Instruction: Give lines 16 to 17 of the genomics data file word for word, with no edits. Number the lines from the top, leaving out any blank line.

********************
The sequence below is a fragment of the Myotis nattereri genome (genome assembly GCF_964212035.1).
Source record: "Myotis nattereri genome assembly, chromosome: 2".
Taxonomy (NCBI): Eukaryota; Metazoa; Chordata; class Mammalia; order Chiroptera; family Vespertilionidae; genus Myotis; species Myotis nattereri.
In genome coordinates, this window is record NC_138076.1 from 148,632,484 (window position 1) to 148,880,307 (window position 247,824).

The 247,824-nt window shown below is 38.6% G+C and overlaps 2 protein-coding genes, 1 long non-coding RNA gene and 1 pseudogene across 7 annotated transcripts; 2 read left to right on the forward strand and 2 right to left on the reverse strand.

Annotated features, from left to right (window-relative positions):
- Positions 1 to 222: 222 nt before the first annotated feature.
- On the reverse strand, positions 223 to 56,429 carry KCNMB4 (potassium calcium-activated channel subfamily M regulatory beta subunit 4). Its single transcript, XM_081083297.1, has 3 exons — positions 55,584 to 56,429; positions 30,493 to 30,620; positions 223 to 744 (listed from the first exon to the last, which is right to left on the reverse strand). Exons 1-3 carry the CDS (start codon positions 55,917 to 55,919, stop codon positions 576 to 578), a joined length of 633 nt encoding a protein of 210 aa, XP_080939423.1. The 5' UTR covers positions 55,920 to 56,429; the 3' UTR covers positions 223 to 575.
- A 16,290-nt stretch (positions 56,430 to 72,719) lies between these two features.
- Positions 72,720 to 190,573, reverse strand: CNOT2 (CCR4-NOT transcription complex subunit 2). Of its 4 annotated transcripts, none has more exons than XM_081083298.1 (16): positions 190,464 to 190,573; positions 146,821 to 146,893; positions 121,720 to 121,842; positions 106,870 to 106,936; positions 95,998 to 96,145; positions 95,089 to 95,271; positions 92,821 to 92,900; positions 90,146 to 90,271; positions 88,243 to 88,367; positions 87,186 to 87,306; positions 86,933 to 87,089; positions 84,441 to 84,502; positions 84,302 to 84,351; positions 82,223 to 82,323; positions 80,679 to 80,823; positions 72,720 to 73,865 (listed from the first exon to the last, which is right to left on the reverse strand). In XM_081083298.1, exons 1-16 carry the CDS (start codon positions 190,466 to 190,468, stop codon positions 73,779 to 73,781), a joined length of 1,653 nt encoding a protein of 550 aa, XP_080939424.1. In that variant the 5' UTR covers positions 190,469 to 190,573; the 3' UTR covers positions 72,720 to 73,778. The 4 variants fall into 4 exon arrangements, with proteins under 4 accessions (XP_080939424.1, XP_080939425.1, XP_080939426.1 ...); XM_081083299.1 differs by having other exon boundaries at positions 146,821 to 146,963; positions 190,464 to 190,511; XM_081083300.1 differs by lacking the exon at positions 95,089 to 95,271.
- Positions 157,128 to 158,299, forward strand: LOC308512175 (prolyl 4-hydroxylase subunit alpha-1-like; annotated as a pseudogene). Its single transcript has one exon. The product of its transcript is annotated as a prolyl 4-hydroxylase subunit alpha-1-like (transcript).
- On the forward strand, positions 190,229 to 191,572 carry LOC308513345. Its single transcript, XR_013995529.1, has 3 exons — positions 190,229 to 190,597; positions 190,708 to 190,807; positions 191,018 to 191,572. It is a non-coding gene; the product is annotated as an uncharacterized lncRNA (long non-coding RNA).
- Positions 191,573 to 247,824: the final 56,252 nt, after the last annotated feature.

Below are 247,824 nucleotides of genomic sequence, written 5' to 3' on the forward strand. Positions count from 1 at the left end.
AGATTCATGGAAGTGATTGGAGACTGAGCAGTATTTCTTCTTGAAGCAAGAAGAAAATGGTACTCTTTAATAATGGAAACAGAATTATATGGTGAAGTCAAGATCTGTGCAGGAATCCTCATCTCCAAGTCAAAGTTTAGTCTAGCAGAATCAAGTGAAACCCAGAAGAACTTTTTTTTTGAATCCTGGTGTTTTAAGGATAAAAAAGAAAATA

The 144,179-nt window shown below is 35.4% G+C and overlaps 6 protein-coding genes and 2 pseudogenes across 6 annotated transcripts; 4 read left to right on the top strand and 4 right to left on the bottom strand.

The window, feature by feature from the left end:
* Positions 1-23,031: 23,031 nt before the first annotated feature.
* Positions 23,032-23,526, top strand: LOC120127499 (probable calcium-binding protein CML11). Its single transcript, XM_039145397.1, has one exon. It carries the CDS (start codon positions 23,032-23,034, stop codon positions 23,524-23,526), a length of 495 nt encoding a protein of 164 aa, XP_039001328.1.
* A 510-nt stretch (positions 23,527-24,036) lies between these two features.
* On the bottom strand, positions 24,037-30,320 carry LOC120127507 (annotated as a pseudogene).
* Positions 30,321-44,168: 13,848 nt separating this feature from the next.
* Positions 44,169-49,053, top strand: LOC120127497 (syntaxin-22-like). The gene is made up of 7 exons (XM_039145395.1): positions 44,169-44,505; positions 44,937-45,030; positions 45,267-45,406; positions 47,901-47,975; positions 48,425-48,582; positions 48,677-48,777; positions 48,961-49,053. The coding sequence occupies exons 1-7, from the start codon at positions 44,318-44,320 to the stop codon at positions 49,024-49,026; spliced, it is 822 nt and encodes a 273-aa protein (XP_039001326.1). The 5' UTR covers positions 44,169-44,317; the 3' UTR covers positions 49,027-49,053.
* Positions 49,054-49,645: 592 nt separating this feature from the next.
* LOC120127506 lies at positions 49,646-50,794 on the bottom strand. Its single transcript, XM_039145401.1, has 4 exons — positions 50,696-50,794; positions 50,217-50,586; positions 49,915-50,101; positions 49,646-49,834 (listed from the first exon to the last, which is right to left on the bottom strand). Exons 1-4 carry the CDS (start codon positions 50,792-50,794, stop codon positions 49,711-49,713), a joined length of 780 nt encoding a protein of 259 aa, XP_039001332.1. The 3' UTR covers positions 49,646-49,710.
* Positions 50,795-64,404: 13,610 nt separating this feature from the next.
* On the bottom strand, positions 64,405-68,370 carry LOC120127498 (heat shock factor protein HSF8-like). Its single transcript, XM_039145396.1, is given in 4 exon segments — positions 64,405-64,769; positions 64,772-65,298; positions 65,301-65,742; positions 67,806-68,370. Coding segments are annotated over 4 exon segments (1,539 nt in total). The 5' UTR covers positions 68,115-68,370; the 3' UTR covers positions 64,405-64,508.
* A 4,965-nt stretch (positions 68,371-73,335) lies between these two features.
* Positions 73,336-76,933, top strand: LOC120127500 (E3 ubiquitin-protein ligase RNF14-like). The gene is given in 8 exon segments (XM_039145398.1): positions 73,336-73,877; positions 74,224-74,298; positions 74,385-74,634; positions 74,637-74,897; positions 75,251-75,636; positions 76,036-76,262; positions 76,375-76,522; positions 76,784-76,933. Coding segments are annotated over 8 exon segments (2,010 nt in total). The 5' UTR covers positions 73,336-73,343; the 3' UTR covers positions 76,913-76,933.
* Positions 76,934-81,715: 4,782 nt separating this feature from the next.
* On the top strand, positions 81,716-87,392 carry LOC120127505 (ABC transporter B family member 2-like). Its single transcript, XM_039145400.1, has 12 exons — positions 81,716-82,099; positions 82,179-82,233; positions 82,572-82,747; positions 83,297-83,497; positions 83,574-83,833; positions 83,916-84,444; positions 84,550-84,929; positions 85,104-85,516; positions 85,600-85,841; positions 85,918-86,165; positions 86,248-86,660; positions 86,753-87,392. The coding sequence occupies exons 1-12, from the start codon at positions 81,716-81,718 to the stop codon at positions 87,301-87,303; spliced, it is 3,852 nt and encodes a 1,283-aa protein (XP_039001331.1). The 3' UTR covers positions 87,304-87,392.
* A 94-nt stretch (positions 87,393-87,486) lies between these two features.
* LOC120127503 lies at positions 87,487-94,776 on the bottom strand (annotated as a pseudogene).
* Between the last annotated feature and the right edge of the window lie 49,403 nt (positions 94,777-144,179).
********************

The 144,179-nt window shown below is 35.4% G+C and overlaps 6 protein-coding genes and 2 pseudogenes across 6 annotated transcripts; 4 read left to right on the top strand and 4 right to left on the bottom strand.

The window, feature by feature from the left end: